The frozen body of three-year-old Alan Kurdi lying face-down on Turkish beach two years back brought out the horror of a human tragedy unfolding on the shores of Europe. The nauseating sight of people drowning in Mediterranean Sea, one of the deadliest routes opted by refugees and asylum seekers, as over-crowded boats capsize, pricks the conscience of the world. The spectacle of exhausted, hungry and dying Rohingya running for life from the riot-hit Myanmar a few months back still haunts our memories. The cries of millions of people being forced out of their homes, risking everything, to escape conflict, disaster, poverty or hunger are getting shriller.
More than 65 million people around the world are now officially displaced from their homes by conflict, violence and persecution – the highest figure recorded by the United Nations since the Second World War. In 2015, around 700,000 people came to Europe seeking sanctuary. More than three million refugees and migrants arrived in the European Union in 2016. More than 420,000 Rohingya fled Myanmar and flooded refugee camps in Bangladesh in 2017. In Nigeria, the ongoing conflict with Boko Haram has forced 1.8 million people to flee their homes and search for safety in other parts of the country. Lebanon, a tiny country with 4.5 million people, is struggling to host 1.2 million Syrian refugees. These numbers speak volumes of the refugee crisis the world faces.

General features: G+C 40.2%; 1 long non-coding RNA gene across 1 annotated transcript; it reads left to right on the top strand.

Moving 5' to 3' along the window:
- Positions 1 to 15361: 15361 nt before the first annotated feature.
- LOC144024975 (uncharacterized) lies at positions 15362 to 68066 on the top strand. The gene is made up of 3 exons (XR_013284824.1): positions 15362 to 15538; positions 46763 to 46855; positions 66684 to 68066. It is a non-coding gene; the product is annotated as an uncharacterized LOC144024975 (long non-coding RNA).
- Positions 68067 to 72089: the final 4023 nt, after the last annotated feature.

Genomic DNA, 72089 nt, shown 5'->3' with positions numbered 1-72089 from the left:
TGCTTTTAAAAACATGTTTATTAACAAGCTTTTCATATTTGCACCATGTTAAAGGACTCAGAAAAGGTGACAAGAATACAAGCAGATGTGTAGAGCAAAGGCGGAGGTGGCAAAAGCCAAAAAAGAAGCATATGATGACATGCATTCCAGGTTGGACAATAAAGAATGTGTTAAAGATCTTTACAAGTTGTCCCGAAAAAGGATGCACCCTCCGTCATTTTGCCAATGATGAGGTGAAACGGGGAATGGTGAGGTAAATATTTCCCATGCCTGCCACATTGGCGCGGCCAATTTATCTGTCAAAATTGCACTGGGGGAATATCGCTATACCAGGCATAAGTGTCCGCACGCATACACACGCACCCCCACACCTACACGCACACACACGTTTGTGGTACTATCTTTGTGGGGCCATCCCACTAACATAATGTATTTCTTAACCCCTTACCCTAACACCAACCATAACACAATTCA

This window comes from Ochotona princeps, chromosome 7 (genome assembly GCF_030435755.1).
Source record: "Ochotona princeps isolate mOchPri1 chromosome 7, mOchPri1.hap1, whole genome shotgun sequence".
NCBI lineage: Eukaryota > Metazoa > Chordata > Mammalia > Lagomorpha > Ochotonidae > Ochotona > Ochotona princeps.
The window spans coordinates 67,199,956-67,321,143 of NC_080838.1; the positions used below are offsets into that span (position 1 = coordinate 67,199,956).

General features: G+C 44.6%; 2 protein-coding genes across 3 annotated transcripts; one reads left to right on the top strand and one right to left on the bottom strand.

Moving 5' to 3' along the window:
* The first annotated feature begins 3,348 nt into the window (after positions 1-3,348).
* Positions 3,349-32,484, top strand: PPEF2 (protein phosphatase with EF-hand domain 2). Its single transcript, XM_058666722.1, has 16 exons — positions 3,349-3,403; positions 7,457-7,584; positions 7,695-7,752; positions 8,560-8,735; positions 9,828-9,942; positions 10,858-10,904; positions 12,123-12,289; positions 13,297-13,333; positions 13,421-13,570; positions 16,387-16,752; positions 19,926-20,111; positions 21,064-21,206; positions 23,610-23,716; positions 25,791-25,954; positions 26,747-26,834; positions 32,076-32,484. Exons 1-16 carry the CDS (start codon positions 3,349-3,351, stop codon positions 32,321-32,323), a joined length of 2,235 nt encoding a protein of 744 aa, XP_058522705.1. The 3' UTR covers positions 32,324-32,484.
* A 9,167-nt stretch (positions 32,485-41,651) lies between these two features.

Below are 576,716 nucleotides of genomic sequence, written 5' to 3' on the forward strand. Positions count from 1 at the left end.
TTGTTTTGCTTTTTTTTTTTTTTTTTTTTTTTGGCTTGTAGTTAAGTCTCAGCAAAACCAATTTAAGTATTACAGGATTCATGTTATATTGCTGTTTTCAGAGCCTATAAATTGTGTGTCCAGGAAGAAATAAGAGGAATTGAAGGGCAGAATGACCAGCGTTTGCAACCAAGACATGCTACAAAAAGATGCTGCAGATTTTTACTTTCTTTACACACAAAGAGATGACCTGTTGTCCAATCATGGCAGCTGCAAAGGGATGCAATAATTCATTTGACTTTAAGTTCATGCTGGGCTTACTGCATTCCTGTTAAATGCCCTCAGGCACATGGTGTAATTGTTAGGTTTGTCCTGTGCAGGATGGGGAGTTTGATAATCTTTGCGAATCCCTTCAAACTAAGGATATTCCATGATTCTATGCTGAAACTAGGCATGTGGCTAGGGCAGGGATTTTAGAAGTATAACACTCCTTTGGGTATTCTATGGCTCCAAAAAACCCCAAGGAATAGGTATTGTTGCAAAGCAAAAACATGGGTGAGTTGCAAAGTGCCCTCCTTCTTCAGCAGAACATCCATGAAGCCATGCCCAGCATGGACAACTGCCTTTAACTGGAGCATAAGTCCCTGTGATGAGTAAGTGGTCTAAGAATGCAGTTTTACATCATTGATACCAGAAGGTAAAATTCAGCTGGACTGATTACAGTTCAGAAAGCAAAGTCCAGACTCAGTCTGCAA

Here comes the relevance of Pope Francis’s message, marking the World Day of Migrants and Refugees on January 14. He has urged the world not to abdicate its responsibility but to positively respond to the cries of the forcibly displaced and excluded. It was in 1914 that Pope Pius X instituted the World Day of Refugees and Migrants. As the world marks its 104th year, the situation is no better and the plight of the refugees today makes the observance of the day more relevant.
‘The New York Declaration’, signed by 193 Member States (including India), under the auspices of the United National General Assembly in September 2016 states: “We declare our profound solidarity with, and support for, the millions of people in different parts of the world who, for reasons beyond their control, are forced to uproot themselves and their families from their homes.” But, on the ground, the realities are different. Many countries have been unwilling to open their borders for the fleeing refugees. Some of their concerns are genuine.
Several countries are apprehensive of the conduct of the refugees entering their land. Many are coming from countries where jihadists and extremists rule the roost. Some of the refugees could be part of a game plan to create mayhem in the host country. Fearmongers talk up the threat of a spike in terrorism. Some oppose entry of refugees on the plea that asylum seekers just want to steal jobs or bleed the welfare system dry; xenophobes warn that Europe’s cultural identity is at risk. Despite these fears and uneasiness, Pope Francis’s appeal to welcome, protect, promote and integrate refugees and migrants should be the key to deal with this global existential crisis.(Published on 15th January 2018, Volume XXX, Issue 03)